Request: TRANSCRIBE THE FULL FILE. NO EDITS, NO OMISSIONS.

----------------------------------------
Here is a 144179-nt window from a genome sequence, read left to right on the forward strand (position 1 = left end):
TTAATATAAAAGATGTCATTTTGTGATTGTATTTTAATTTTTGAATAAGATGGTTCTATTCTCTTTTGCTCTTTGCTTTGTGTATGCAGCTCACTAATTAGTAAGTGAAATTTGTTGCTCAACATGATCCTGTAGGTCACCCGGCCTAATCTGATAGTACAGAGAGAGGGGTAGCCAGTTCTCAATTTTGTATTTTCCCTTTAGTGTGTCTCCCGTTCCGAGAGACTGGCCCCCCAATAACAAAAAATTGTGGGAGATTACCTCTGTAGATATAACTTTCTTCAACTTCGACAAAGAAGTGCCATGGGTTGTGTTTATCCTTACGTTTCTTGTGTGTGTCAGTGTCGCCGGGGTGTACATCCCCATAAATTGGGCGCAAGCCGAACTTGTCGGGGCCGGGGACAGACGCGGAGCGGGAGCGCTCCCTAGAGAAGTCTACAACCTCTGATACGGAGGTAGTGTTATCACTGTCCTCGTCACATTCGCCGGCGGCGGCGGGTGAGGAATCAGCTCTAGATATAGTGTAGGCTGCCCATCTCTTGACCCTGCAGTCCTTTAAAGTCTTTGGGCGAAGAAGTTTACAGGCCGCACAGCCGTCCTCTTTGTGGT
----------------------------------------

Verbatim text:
Here is a 144179-nt window from a genome sequence, read left to right on the forward strand (position 1 = left end):
TTAATATAAAAGATGTCATTTTGTGATTGTATTTTAATTTTTGAATAAGATGGTTCTATTCTCTTTTGCTCTTTGCTTTGTGTATGCAGCTCACTAATTAGTAAGTGAAATTTGTTGCTCAACATGATCCTGTAGGTCACCCGGCCTAATCTGATAGTACAGAGAGAGGGGTAGCCAGTTCTCAATTTTGTATTTTCCCTTTAGTGTGTCTCCCGTTCCGAGAGACTGGCCCCCCAATAACAAAAAATTGTGGGAGATTACCTCTGTAGATATAACTTTCTTCAACTTCGACAAAGAAGTGCCATGGGTTGTGTTTATCCTTACGTTTCTTGTGTGTGTCAGTGTCGCCGGGGTGTACATCCCCATAAATTGGGCGCAAGCCGAACTTGTCGGGGCCGGGGACAGACGCGGAGCGGGAGCGCTCCCTAGAGAAGTCTACAACCTCTGATACGGAGGTAGTGTTATCACTGTCCTCGTCACATTCGCCGGCGGCGGCGGGTGAGGAATCAGCTCTAGATATAGTGTAGGCTGCCCATCTCTTGACCCTGCAGTCCTTTAAAGTCTTTGGGCGAAGAAGTTTACAGGCCGCACAGCCGTCCTCTTTGTGGT